Submitted a bug report ticket through Feedback application using an Apple Business Manager account.
Contacted professional points of contact within Apple.
Received a response from Apple enterprise support.
Received response from professional contacts within Apple.
July 30 —
Reported and updated with all points of contact and tickets that this exists in 10.13.6.
Received a response from enterprise support that this has been submitted to engineering.
July 31 —
Reported and updated all points of contact and tickets that this exists in 10.12.6.
Received response from enterprise support thanking me for testing but no update to report yet.
August 1 —
Received a response from product security that they are investigating the issue.
September 4 —
I sent an update to product security that the problem still exists in Catalina betas.
September 9 —
Received a response from product security that they are still investigating the issue.
October 9 —
Sent an update to product security that the public final release of Catalina still has the issue and that the Supplemental Updates to Mojave did not address it.
October 18 —
Contacted personal contacts within Apple about the issue.
October 31 —
Created a new product security ticket for the issue with Apple.
Followed up with Enterprise Support on the severity of the issue again.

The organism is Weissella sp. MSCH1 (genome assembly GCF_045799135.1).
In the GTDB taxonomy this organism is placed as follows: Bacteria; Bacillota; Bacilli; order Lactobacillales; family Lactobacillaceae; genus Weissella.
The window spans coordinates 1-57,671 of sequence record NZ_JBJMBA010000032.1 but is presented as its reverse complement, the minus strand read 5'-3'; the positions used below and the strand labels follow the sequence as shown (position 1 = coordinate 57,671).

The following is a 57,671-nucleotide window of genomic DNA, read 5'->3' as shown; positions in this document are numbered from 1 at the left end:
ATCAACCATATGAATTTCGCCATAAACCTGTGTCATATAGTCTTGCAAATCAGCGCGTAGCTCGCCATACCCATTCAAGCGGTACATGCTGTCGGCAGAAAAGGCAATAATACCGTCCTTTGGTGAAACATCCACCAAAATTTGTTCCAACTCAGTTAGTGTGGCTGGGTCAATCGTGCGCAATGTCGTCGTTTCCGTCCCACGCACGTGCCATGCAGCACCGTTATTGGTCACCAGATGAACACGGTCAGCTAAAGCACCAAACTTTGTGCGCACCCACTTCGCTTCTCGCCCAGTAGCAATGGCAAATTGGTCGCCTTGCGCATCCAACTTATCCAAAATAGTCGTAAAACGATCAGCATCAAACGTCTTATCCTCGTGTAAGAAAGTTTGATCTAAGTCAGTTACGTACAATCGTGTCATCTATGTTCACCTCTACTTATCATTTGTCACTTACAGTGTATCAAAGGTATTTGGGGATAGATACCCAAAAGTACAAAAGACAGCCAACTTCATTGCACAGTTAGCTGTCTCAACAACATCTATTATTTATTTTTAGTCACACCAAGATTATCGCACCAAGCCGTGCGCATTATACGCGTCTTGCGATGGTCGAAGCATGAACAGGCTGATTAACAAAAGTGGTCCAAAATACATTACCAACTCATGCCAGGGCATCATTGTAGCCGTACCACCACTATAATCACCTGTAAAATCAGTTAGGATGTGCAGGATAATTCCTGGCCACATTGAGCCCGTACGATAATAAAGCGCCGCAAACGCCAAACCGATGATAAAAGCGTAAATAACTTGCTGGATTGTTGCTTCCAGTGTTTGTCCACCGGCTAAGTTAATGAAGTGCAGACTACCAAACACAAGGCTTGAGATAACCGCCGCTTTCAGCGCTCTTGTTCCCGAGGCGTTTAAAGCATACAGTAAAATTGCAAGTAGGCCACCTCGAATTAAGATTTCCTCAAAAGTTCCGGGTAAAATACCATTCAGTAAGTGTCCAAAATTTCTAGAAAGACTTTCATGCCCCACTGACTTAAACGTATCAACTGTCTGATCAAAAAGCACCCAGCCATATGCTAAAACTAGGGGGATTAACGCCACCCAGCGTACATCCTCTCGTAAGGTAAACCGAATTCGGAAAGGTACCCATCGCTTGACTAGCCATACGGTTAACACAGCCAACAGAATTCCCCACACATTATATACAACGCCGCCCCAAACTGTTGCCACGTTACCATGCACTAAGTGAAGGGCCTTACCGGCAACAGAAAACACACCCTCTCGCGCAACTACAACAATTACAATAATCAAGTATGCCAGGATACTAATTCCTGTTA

Emailed Tim Cook.
November 5 —
Received information from Enterprise Support on disabling learning from Apple Mail through System Preferences →Siri.
It’s been 100 days since I’ve alerted Apple, we’ve seen a security update to macOS Sierra 10.12, security updates to macOS High Sierra 10.13, Supplemental Updates to macOS Mojave 10.14, a security update to macOS Mojave 10.14, macOS Catalina 10.15.0 released, Supplemental Update to 10.15.0, and 10.15.1 release.
For a company that prides itself on security and privacy, the lack of attention to detail on an issue like this completely and totally surprises me. It brings up the question of what else is tracked and potentially improperly stored without you realizing it. For an operating system that you generally have to change controls to make it less secure, this is a setting that requires you to set to make it more secure and behave correctly. I also have to wonder why it took 99 days for someone to know the answer on how to prevent this. All parties at Apple were alerted multiple times before writing this blog and giving an ample amount of time before I published this. The two real main issues here are...
Disabling Siri doesn’t stop macOS from collecting data for Siri.
That with Siri enabled or disabled this process is storing encrypted emails in a database completely unencrypted.
If these issues are a concern for you and your organization, consider creating an enterprise support ticket, filing feedback, or contact your representative at Apple and let them know.
Below are some screenshots showing an encrypted message being displayed UNENCRYPTED with DB Browser for SQLite without requiring the private key. Apologies for all the blocked-out areas but I had to hide identifying information.